A Colorado woman is suing Snow King Mountain Resort for more than $75,000 after she said a chair knocked her off a chairlift loading platform at Snow King’s summit.
Sabita Shrestha, 75, said she, her daughter and a Snow King employee were all knocked into the netting below after the employee failed to slow or stop the chair in order for her to board.
In the lawsuit filed in the U.S. District Court of Wyoming by attorneys Robert Schuster and Bradley Booke, Shrestha states she broke ribs and suffered other injuries and had to be admitted to the hospital.
Shrestha and her family were visiting Jackson in June 2020 when they decided to ride the chairlift to the top of Snow King.
“The uphill ride was uneventful,” the lawsuit states.
A little after 3 p.m. the family went back to the chairlift to go down. The chairlift operator asked them if they wanted him to stop the lift long enough to allow Shrestha to safely get on.
“The family members told the chairlift operator that they did want him to stop the lift and the chairlift operator said that he would stop the lift to enable Sabita Shrestha to safely board,” the lawsuit says.
Shrestha and her daughter Archana Shrestha moved into position to board “anticipating that the chairlift operator would stop the lift as he stated he would do.”
The complaint states that the lift operator failed to stop the lift.
“When the chairlift operator realized that he had failed to hit the stop button in time to stop the chair to allow Sabita Shrestha to board, he ran in front of the chair to try to help Sabita Shrestha to get up on to the moving chair,” the lawsuit states.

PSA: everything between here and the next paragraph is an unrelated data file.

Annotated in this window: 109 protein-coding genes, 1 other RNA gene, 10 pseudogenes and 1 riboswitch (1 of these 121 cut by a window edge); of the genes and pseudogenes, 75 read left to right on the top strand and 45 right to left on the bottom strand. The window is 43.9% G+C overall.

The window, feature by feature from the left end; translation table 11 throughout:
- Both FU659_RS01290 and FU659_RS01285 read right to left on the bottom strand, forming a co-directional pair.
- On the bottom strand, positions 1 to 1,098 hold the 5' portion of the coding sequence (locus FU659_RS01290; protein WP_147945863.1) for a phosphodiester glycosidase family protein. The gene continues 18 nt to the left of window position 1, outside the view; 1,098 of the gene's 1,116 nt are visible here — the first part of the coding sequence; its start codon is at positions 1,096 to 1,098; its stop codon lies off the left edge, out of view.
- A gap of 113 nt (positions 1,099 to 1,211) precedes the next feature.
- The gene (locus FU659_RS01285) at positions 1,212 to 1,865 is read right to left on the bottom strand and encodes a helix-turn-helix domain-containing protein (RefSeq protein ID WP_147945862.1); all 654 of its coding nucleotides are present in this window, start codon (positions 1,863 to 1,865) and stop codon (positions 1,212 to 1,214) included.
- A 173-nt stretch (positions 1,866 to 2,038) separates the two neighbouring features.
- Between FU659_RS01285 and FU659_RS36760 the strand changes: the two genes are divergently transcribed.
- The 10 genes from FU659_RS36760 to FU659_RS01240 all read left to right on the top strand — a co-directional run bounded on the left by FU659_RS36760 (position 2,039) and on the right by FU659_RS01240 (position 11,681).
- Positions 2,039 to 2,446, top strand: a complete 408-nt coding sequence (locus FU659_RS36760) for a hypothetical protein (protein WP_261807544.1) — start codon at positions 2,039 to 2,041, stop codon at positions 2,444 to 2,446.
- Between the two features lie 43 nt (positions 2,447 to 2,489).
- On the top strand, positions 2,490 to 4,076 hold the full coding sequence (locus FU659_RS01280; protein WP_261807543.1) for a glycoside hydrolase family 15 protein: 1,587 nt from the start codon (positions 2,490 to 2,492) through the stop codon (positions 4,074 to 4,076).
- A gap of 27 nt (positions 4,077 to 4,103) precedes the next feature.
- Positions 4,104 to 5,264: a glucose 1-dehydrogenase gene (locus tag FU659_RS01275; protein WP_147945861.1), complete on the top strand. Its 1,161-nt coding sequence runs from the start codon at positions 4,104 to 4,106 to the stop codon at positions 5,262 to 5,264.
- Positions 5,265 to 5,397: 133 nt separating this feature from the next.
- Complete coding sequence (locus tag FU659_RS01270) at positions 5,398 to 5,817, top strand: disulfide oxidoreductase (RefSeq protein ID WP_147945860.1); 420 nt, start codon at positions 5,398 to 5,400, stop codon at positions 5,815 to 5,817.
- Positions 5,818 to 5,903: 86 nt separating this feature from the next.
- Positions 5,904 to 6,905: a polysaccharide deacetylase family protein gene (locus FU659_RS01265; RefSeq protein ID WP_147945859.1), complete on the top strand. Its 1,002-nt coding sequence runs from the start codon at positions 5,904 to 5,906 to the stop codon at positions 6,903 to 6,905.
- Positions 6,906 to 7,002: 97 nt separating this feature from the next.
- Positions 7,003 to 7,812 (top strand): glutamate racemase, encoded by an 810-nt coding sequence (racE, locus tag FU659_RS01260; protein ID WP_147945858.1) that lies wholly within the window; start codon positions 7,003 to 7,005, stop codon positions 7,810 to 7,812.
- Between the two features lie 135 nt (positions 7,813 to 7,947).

He was unable to get them onto the chair, and it knocked all three people off the loading platform and into the netting below, the complaint says.
The plaintiff’s daughter sustained injuries to her leg and other places, the lawsuit claims.
The lawsuit says Snow King owed a duty to its guests to exercise reasonable care in operating the chairlift safely, and since it failed to do so, it’s “vicariously liable for the negligent acts and omissions of its employee.”
The lawsuit is also challenging Snow King’s hiring, training and supervision, claiming the chairlift operator “had not been reasonably screened or interviewed for hire, was not reasonably or adequately trained to operate the chairlift, and was not reasonably supervised or monitored in operation of the chairlift.”
The complaint states Shrestha endured physical and emotional pain and suffering from the incident, along with “permanent disfigurement, permanent disability and past and future medical expenses.”
In Snow King’s response, filed by attorney Jim Lubing, the defendant says the employee “took appropriate action to try to manually stop the chair in order to prevent injury or damage.”
Snow King says Shrestha’s claims are barred by the Wyoming Recreation Use Statute, so she isn’t entitled to the damages she claims.
In the answer, Snow King’s lawyers ask the court to dismiss the lawsuit.
Earlier this month, Judge Kelly Rankin ruled that Shrestha can be examined by a doctor for the case.
A jury trial was scheduled for May.